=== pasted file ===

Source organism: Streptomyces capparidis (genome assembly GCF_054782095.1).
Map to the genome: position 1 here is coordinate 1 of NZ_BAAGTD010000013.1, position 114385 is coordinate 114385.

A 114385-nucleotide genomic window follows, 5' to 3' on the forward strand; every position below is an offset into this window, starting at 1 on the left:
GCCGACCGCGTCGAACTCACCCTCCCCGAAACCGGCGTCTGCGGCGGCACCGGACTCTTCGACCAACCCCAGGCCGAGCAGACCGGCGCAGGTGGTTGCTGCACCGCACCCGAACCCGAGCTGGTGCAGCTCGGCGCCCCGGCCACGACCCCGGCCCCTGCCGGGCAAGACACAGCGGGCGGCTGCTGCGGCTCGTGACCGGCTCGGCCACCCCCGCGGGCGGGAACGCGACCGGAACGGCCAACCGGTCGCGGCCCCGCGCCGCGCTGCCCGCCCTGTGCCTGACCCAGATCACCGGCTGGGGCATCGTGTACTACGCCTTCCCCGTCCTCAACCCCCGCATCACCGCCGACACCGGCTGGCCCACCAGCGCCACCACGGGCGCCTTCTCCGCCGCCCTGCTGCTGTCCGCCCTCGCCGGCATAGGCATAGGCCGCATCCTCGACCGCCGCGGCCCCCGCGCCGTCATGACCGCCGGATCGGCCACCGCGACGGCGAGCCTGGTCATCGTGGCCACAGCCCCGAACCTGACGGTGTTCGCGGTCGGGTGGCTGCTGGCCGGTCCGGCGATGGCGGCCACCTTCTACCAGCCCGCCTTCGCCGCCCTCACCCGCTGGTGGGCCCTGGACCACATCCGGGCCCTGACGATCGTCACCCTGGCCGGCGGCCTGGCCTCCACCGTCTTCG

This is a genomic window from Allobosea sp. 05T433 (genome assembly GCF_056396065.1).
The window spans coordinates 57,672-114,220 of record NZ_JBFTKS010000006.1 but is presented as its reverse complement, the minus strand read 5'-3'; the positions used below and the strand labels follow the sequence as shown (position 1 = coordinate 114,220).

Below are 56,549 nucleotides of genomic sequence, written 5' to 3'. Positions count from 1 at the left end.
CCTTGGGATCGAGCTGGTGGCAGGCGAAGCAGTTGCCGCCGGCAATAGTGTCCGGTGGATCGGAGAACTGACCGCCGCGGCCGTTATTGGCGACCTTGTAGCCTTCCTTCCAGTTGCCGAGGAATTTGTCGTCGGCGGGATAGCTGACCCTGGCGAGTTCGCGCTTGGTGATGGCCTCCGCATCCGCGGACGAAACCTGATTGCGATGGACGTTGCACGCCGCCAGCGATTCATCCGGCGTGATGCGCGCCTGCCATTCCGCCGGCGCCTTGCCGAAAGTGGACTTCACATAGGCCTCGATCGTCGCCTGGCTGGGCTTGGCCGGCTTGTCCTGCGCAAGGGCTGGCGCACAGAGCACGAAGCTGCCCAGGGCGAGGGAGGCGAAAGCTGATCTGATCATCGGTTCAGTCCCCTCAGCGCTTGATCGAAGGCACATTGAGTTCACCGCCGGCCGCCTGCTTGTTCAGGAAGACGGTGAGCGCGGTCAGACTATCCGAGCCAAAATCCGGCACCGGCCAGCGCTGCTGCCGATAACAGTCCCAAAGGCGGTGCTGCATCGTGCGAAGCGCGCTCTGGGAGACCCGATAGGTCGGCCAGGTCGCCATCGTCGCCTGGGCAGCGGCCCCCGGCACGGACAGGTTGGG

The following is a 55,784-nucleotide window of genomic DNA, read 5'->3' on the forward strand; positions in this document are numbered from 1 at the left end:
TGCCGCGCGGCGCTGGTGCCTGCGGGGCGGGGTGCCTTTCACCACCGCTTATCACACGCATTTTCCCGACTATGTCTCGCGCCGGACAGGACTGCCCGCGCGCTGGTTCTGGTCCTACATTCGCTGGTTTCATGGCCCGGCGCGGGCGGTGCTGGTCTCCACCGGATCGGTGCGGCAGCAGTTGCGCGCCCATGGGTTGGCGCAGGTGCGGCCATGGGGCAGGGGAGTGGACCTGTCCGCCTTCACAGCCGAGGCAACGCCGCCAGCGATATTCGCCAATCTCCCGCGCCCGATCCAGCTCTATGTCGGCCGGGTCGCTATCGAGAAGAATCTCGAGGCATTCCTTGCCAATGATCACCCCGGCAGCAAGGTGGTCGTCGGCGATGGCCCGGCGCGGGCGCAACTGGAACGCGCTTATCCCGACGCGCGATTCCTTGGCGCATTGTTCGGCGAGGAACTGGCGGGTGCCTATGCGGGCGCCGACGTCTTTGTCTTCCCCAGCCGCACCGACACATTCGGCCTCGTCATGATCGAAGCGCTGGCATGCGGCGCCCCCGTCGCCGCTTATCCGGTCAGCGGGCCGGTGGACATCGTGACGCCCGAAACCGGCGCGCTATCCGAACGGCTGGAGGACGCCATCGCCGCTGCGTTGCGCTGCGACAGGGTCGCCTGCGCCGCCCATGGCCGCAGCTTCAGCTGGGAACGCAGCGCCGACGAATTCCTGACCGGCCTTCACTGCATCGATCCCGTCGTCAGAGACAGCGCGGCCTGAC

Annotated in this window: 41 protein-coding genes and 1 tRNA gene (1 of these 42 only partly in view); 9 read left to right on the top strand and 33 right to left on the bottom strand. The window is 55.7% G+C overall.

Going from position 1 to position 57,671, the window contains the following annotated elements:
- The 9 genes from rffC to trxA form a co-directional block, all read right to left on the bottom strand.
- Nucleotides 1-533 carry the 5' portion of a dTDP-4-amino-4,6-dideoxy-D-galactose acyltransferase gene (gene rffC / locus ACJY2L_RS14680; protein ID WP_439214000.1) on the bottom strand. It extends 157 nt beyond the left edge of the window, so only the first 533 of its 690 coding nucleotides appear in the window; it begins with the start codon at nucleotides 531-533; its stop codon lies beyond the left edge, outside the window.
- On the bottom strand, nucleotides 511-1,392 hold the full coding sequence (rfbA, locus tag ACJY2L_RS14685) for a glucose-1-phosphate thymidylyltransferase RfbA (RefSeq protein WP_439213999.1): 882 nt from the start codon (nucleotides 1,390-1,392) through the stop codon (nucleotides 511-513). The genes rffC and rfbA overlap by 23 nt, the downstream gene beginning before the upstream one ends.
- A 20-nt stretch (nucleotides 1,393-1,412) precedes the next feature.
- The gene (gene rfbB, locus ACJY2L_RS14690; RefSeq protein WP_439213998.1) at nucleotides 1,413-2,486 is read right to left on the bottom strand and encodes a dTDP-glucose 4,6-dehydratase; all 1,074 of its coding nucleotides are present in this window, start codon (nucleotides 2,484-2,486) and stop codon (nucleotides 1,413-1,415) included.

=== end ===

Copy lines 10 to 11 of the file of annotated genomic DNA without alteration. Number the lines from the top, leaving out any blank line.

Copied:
TGCCGCGCGGCGCTGGTGCCTGCGGGGCGGGGTGCCTTTCACCACCGCTTATCACACGCATTTTCCCGACTATGTCTCGCGCCGGACAGGACTGCCCGCGCGCTGGTTCTGGTCCTACATTCGCTGGTTTCATGGCCCGGCGCGGGCGGTGCTGGTCTCCACCGGATCGGTGCGGCAGCAGTTGCGCGCCCATGGGTTGGCGCAGGTGCGGCCATGGGGCAGGGGAGTGGACCTGTCCGCCTTCACAGCCGAGGCAACGCCGCCAGCGATATTCGCCAATCTCCCGCGCCCGATCCAGCTCTATGTCGGCCGGGTCGCTATCGAGAAGAATCTCGAGGCATTCCTTGCCAATGATCACCCCGGCAGCAAGGTGGTCGTCGGCGATGGCCCGGCGCGGGCGCAACTGGAACGCGCTTATCCCGACGCGCGATTCCTTGGCGCATTGTTCGGCGAGGAACTGGCGGGTGCCTATGCGGGCGCCGACGTCTTTGTCTTCCCCAGCCGCACCGACACATTCGGCCTCGTCATGATCGAAGCGCTGGCATGCGGCGCCCCCGTCGCCGCTTATCCGGTCAGCGGGCCGGTGGACATCGTGACGCCCGAAACCGGCGCGCTATCCGAACGGCTGGAGGACGCCATCGCCGCTGCGTTGCGCTGCGACAGGGTCGCCTGCGCCGCCCATGGCCGCAGCTTCAGCTGGGAACGCAGCGCCGACGAATTCCTGACCGGCCTTCACTGCATCGATCCCGTCGTCAGAGACAGCGCGGCCTGAC

Annotated in this window: 41 protein-coding genes and 1 tRNA gene (1 of these 42 only partly in view); 9 read left to right on the top strand and 33 right to left on the bottom strand. The window is 55.7% G+C overall.